I also taught my 11yo how to plaster and paint. That was useful for both of us.

Enbrethiliel said...


This reminds me of a discussion I once had with Pentimento, inspired by her homeschooling of her sons. We talked about the cognitive dissonance we feel building "Noah's arks" (my term, if I recall correctly) for our families while people seem to be drowning right outside our doors. Of course, on the other side of the world, people are literally drowning. Is there a way to meet everyone's needs while still acknowledging that, yes, the poor will always be with us?

I confess that I am one of those who think the cost of accepting every last refugee, or even a goodly number of them, is far too high. Years ago, when the first boats started arriving in Italy, I wondered why the Italian navy or coast guard weren't doing anything to stem the tide. And now that a tidal wave seems to have broken all over Europe, I simply can't imagine how the people who were already calling it home--and who might have already been contributing to foreign aid--are going to cope. I'm hoping I'm just being a terrible pessimist. Of course I want everything to work out, although right now I can't imagine anything beyond a collapse.

I must add that I've seen this sort of thing from the perspective of someone who must spell it "emigration" (because the people are going out) and have been tempted to be an illegal alien myself. There but for the grace of God went I--but I'm still more than a little turned off that so many able-bodied young men are simply abandoning their country, when they are precisely the sort who it needs the most at the moment. I have a friend in the US who has very positive feelings toward immigrants and likes to say that they "enrich" the communities they join. I once retorted, "Yeah, after they impoverish the communities they leave behind." And I mentioned a German trainee from my previous job who told me that one reason Hitler rose to power so easily was that many of the Germans who might have been able to provide a political buffer had decided to leave their country after the Great War. I haven't checked that with an historian, but I buy it because a similar movement in the Philippines after World War II contributed to the rise of our own dictator.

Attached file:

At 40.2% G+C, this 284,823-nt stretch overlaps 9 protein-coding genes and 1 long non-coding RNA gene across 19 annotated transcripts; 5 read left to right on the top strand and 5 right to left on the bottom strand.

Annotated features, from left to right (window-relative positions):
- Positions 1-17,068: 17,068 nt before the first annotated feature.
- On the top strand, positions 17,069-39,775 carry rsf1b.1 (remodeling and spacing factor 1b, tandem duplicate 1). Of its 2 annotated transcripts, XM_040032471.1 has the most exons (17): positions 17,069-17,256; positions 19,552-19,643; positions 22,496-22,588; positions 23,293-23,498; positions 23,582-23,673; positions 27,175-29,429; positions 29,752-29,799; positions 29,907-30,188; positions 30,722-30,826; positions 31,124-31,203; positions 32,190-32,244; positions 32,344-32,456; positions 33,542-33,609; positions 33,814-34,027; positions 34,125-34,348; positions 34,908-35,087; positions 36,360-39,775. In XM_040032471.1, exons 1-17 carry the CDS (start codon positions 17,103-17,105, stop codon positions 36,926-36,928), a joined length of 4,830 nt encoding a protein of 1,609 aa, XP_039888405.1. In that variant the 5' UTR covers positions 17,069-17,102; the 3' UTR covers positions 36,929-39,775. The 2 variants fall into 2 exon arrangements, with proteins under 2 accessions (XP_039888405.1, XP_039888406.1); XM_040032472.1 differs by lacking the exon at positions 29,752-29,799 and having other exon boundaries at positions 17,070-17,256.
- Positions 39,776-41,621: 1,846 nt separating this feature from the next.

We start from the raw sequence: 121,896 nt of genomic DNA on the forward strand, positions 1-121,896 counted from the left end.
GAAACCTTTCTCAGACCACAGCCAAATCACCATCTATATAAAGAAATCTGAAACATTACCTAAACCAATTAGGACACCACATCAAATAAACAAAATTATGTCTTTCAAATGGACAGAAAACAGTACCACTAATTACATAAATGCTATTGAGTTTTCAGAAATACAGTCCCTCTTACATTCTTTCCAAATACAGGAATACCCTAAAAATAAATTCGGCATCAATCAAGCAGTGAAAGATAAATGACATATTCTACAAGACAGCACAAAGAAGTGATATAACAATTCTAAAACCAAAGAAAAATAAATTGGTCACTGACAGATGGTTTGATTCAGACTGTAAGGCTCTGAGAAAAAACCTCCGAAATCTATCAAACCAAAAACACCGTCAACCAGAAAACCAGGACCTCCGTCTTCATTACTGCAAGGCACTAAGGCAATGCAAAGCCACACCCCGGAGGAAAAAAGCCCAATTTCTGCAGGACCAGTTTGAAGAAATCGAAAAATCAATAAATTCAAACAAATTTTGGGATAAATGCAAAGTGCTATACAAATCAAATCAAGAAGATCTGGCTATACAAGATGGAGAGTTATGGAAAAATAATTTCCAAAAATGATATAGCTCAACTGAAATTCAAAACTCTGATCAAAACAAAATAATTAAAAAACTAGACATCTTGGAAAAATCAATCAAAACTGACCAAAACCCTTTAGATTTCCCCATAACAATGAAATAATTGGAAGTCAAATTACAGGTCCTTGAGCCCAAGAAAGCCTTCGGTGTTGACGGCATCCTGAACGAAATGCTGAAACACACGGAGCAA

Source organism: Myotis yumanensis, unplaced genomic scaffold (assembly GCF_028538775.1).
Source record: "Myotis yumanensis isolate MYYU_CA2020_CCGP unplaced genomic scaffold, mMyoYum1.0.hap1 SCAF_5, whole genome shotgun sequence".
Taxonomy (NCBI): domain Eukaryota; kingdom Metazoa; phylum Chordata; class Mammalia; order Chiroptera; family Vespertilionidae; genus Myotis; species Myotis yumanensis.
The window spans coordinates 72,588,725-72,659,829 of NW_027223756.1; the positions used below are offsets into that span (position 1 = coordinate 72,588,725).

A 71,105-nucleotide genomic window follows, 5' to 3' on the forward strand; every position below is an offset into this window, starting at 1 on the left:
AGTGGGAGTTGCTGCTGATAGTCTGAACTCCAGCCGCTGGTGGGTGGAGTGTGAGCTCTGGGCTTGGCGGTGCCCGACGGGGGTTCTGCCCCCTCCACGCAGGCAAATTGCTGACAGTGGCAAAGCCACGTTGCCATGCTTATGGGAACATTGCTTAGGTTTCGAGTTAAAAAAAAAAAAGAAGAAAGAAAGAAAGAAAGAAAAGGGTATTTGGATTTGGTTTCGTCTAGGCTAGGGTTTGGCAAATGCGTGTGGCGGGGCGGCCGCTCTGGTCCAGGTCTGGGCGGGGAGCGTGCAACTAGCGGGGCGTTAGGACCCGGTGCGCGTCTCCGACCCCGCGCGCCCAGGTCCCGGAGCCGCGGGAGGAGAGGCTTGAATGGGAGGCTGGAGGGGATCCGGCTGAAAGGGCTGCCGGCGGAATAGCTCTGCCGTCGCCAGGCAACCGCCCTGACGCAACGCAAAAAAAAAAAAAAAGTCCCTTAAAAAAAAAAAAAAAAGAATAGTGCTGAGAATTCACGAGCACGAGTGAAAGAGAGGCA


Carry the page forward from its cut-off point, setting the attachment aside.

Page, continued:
And yet I don't want to bind people to each other with chains that may not even exist. (Am I not the one who spent years substituting "Simbahang Katoliko" for "bansang Pilipinas" when reciting the obligatory daily patriotic pledge? And I'd do it again if I had to say the pledge tomorrow!) Sometimes your choices are just your own and don't have to carry the weight of your country's destiny. If you can make a better life for your family somewhere else, then your obligation to them is clear. But neither is it fair, I think, to make other people pay for that better life. And I think in the case of much illegal immigration and this refugee crisis, other people will be paying through the nose for something they had no hand in creating.

PS -- We've never had a dishwasher. My mother's rule is that everyone has to wash his own plate, glass, and cutlery; so we all line up to do so after dinner. She herself does the pots and pans. It's not the most efficient use of water, but she says it keeps her sane.